It is now, during the third stage, that family and friends are able to notice that something isn’t quiet right with their loved one. Stage three is considered the mild cognitive decline. The patient starts forgetting the names of family and friends, losing things, and forgetting stuff they have just been told (“Alzheimer's Disease & Dementia”).
Stage four is a moderate cognitive decline. At this point, a medical exam that includes a thorough interview by the doctor can identify many of the early symptoms of Alzheimer’s. During this stage the patient is forgetting more and more common things such as important life events, and they are no longer able to do many tasks that include planning or simple mathematics. During this stage the patient may also become moody and experience frequent mood changes for no apparent reasons (“Alzheimer's Disease & Dementia”).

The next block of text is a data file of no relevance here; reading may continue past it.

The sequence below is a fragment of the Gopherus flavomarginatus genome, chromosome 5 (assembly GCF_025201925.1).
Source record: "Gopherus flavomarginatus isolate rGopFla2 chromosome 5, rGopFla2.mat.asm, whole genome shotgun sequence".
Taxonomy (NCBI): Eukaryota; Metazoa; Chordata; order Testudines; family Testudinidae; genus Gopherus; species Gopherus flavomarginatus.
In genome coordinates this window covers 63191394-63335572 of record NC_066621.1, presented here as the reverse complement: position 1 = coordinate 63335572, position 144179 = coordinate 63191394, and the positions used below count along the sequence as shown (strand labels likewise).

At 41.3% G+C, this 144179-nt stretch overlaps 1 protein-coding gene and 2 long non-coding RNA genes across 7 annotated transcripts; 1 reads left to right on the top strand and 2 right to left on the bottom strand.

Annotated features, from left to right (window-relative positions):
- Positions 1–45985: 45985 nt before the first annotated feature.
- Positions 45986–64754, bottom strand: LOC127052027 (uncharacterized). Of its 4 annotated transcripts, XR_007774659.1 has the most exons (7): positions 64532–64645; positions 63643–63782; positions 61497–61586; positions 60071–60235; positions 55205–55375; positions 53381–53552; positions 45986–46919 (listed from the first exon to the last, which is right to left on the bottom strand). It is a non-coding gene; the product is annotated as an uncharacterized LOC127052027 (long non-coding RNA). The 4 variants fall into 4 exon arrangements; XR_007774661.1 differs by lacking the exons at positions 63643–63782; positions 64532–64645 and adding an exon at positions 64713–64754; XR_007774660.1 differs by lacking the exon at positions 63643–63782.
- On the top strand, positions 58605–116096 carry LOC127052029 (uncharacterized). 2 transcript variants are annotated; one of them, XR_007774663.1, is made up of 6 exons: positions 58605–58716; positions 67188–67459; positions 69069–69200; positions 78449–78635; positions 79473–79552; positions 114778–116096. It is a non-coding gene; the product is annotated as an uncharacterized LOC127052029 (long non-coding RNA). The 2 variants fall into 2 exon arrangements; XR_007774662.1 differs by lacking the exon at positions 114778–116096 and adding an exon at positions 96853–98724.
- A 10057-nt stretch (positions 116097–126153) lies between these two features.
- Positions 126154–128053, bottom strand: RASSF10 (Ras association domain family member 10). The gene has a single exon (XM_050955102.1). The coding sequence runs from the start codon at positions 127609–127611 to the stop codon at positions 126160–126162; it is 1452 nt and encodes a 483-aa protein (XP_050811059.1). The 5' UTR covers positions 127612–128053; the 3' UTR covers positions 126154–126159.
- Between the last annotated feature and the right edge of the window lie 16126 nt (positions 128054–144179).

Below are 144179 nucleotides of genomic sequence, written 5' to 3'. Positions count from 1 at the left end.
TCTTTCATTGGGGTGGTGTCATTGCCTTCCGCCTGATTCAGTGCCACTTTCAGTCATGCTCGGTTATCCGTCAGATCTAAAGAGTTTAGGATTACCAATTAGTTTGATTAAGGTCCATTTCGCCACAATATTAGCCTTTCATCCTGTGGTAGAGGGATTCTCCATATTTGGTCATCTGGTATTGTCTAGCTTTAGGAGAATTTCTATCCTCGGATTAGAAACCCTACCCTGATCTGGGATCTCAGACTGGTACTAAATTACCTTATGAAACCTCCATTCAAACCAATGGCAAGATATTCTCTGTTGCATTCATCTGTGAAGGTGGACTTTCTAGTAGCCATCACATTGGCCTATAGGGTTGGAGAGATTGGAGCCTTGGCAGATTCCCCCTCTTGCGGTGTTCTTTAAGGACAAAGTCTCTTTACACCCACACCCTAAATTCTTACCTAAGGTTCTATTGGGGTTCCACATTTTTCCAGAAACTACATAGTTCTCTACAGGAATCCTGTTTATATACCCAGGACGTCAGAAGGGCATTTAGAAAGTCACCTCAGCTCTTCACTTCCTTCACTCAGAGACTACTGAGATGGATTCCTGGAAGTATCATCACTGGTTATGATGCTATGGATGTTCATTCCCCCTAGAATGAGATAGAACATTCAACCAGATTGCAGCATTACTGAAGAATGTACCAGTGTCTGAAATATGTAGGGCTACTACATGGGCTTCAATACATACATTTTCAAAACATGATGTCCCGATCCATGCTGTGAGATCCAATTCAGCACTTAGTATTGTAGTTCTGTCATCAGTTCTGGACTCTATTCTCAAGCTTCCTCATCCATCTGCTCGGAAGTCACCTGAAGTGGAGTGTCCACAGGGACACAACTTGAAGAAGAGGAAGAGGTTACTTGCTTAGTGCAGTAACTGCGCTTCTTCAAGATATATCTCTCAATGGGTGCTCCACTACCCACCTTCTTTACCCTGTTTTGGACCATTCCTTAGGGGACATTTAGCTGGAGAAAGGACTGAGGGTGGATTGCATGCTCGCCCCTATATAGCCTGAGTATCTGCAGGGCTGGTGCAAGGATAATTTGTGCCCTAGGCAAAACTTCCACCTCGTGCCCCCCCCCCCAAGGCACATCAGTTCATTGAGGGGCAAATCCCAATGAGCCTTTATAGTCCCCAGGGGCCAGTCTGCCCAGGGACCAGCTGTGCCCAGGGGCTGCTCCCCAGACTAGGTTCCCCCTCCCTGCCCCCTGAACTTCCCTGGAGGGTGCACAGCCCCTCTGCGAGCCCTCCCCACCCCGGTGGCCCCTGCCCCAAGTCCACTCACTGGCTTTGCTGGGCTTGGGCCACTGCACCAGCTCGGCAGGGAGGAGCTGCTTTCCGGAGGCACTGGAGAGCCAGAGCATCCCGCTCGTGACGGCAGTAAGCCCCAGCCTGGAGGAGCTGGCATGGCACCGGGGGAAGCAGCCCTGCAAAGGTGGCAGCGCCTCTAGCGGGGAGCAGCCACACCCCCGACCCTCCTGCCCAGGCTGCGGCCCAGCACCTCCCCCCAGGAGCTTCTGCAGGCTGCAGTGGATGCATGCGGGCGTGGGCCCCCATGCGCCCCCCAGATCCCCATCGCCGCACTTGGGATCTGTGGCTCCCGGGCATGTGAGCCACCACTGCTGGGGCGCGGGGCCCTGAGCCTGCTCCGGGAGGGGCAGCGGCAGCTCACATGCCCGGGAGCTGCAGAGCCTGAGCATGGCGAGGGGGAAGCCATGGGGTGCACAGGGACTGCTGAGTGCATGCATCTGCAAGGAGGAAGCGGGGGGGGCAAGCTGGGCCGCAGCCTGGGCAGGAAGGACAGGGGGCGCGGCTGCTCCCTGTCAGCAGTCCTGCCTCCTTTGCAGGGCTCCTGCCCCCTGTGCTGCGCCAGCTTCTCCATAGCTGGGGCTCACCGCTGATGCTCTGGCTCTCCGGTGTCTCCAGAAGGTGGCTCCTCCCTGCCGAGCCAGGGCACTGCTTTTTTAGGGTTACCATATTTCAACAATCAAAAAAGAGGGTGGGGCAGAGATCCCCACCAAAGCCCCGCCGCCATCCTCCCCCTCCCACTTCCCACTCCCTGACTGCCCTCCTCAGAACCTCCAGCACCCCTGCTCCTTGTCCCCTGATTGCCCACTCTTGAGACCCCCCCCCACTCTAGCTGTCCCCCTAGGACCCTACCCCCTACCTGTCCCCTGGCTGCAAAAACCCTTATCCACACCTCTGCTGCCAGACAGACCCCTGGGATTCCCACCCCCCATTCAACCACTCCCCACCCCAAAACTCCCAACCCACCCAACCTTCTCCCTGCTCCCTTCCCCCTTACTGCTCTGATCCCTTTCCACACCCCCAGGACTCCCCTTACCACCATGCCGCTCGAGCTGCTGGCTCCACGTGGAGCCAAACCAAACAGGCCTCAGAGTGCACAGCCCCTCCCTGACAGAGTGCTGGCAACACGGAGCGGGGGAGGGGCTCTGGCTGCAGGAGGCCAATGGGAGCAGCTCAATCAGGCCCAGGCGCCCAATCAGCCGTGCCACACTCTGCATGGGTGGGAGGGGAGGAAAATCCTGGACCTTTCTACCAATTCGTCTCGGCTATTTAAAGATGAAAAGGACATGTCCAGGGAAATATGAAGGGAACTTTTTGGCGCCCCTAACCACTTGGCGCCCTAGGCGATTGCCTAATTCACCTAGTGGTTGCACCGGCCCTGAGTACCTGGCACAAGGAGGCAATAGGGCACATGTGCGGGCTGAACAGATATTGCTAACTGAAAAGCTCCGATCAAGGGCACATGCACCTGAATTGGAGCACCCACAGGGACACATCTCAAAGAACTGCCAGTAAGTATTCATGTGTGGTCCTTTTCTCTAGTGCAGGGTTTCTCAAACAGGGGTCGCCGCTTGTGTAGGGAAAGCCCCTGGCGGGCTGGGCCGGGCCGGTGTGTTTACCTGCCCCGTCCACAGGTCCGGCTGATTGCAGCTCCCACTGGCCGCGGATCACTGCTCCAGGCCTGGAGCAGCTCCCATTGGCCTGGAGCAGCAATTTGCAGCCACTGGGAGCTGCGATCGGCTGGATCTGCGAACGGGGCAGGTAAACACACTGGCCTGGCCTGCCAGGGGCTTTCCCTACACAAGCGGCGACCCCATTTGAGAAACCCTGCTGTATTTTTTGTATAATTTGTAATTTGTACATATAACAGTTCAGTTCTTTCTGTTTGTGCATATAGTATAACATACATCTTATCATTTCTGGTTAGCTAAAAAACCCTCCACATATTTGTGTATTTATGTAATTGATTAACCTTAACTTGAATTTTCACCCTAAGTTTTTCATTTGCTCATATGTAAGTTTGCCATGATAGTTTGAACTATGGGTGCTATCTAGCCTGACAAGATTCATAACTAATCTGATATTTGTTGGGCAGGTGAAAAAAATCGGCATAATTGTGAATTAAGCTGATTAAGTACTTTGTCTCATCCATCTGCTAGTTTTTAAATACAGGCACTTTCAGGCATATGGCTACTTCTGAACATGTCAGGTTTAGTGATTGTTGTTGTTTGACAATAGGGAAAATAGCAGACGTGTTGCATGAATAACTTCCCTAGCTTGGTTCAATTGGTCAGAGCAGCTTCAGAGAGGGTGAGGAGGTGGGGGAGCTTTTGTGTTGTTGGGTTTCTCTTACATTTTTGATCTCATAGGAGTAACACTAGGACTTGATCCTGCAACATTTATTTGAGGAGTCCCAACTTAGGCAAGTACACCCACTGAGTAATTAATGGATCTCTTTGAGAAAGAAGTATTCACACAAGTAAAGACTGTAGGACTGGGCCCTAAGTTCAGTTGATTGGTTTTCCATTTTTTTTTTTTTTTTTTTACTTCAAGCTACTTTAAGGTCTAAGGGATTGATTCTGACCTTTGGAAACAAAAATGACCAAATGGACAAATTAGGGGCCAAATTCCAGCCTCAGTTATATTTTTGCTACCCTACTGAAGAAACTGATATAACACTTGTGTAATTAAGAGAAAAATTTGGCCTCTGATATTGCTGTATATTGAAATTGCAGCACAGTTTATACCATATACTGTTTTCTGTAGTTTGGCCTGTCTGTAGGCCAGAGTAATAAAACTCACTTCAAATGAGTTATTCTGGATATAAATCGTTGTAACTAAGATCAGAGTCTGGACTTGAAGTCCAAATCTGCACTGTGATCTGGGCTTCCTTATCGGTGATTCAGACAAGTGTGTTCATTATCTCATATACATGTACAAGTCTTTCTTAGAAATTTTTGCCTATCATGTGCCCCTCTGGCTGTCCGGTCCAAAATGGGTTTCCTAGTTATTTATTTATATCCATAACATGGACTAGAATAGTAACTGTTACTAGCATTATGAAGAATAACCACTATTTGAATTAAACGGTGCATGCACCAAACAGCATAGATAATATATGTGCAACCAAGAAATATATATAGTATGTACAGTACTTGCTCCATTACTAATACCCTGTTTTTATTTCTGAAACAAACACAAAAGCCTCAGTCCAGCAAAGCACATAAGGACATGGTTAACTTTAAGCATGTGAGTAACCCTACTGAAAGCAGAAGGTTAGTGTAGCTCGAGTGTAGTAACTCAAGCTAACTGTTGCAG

Stage five is the moderate severe cognitive delay. This stage is where the individual begins to need help with day to day activities such as getting dressed and making decisions. In this stage, they become confused about where they are and confused about what day it is (“Alzheimer's Disease & Dementia”).
During stage six, the severe cognitive decline, the individual begins to forget their own identity and most of the familiar faces. Also in this stage, their sleep patterns become irregular, they lose control over their bladder, and they tend to wander and get lost (“Alzheimer's Disease & Dementia”).
The last stage of this disease, stage seven, is considered the very severe cognitive delay. At this stage individuals lose the ability to do most things. Sometimes they can still make…